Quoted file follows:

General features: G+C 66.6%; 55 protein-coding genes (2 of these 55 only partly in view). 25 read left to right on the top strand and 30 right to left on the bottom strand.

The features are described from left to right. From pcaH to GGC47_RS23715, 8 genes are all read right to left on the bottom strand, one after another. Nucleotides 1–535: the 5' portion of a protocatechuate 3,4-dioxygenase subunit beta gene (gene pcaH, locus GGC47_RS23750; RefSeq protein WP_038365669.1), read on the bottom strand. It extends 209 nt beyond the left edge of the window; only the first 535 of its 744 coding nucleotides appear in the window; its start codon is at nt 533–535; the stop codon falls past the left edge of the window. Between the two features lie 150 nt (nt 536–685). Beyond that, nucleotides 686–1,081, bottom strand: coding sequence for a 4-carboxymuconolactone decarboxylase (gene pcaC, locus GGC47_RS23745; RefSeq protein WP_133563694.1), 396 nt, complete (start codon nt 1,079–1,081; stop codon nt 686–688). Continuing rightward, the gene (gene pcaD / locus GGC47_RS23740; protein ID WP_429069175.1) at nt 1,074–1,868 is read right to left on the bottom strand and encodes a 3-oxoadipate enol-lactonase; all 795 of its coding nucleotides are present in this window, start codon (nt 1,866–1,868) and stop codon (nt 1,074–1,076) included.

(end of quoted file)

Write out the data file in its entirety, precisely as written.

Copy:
General features: G+C 66.6%; 55 protein-coding genes (2 of these 55 only partly in view). 25 read left to right on the top strand and 30 right to left on the bottom strand.

The features are described from left to right. From pcaH to GGC47_RS23715, 8 genes are all read right to left on the bottom strand, one after another. Nucleotides 1–535: the 5' portion of a protocatechuate 3,4-dioxygenase subunit beta gene (gene pcaH, locus GGC47_RS23750; RefSeq protein WP_038365669.1), read on the bottom strand. It extends 209 nt beyond the left edge of the window; only the first 535 of its 744 coding nucleotides appear in the window; its start codon is at nt 533–535; the stop codon falls past the left edge of the window. Between the two features lie 150 nt (nt 536–685). Beyond that, nucleotides 686–1,081, bottom strand: coding sequence for a 4-carboxymuconolactone decarboxylase (gene pcaC, locus GGC47_RS23745; RefSeq protein WP_133563694.1), 396 nt, complete (start codon nt 1,079–1,081; stop codon nt 686–688). Continuing rightward, the gene (gene pcaD / locus GGC47_RS23740; protein ID WP_429069175.1) at nt 1,074–1,868 is read right to left on the bottom strand and encodes a 3-oxoadipate enol-lactonase; all 795 of its coding nucleotides are present in this window, start codon (nt 1,866–1,868) and stop codon (nt 1,074–1,076) included.